Most of the walls through the home, except those in the kitchen and bathrooms, are covered with encaustic paint, a paint-and-wax mixture with natural pigment that results in a finish that draws comparisons to the colors and textures found in nature.

“It is so driven by [Wright’s] observation of nature. It’s just intuitive to us to kind of be drawn to it,” Wojcik says of the Westcott House. “These days, we can use technology in so many different ways to make [a home] truly jaw dropping, but there’s this human aspect of architecture and how you feel in those spaces.”

One of the most intriguing pieces in the home is the angular dining table, complete with box-like fixtures at each of its four corners, which the architect created to provide optimal lighting for dining and socializing. A set of chairs surrounding the table offer the illusion that their seats nearly touch the ground, an effect created by elongated linear backs that hover just a few inches above the floor.

“The dining table is such a fascinating idea, and Wright definitely was obsessed with it because he created so many different variations for Prairie Style homes,” Wojcik says. “[He was] always working on incorporating that electric light into the design of the table. It’s really quite, quite, quite bold for the time.”

      Exterior of Springfield’s Frank Lloyd Wright-designed Westcott House (photo by Andrew Pielage)

When the Westcott House was built, it received a great deal of commentary from the community, as referenced in a 1908 “Springfield Daily News” article. (photo by Andrew Pielage)

After the deaths of Orpha and Burton Westcott in 1923 and 1926, respectively, their home succumbed to the pull of the post-World War II housing crisis. The beautiful interior became almost unrecognizable, divided into seven apartments in the late 1940s. It remained that way until the late 1990s. By that time, the structure had been compromised and the home’s foundation was in bad shape. 

In 2001, local citizens and the Frank Lloyd Wright Building Conservancy established the Westcott House Foundation to bring the home back to its original look and condition. Two Ohio architectural firms — Schooley Caldwell Associates of Columbus and Chambers, Murphy and Burge Restoration Architects of Akron — spearheaded the effort. Durable Slate Co. of Columbus was the main contractor, and the Westcott House Foundation implemented a bidding process for different parts of the job. Four furniture companies were involved and assigned to various designs.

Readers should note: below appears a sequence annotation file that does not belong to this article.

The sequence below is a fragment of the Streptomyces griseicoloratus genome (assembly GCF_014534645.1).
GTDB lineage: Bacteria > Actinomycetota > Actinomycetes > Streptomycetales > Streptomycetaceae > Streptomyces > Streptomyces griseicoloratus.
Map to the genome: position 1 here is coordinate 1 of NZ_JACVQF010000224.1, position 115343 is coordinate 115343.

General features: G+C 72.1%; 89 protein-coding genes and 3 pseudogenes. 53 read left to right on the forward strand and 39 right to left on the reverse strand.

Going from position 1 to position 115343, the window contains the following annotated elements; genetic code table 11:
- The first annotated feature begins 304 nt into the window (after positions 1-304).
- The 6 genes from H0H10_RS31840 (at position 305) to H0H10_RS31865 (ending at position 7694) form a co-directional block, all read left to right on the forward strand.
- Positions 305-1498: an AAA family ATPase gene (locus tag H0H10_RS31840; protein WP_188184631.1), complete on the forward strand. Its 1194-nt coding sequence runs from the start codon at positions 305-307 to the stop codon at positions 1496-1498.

“The obstacle — the hardest thing — was to solve that puzzle of how the house was put together the first time around so they were as true to Wright’s vision as possible,” Wojcik says.

The first step was stabilizing the structure’s foundation. Then came replacing beams, excavating the basement, replacing the roof, improving interior brickwork and landscaping the site. Modern mechanical systems were installed and the art glass in the skylight and other areas was repaired.
      Group of people on a tour at Springfield’s Frank Lloyd Wright-designed Westcott House (photo by Matthew Allen)

Visitors can tour the interior and the grounds of the Westcott House today. (photo by Matthew Allen)

“This house could not really be effective without that skylight …” Wojcik says. “It’s just always something amazing to look at, and in the evening, it has a special glow.”

Renovations cost nearly $5.8 million, funded with around $3 million from the local Turner Foundation. A Save America’s Treasures grant brought in additional funds, and the rest was raised through donations. The Westcott House opened as a public Frank Lloyd Wright home in October 2005. 

Nearly two decades later, people are still visiting Springfield to see the home, with 35% of those who toured it in 2022 coming from out of state, according to Wojcik. It is one of just two Frank Lloyd Wright homes in Ohio that offer public tours and the only one to do so regularly. (Oberlin’s Weltzheimer-Johnson House is open on the first Sunday of the month, April through November.)

“That’s the beauty of a Frank Lloyd Wright house,” Wojcik says. “They are so rare when it comes to public sites, and it feels like this is a place where the whole state can embrace us.”  

85 S. Greenmount Ave., Springfield 45505, 937/327-9291, westcotthouse.org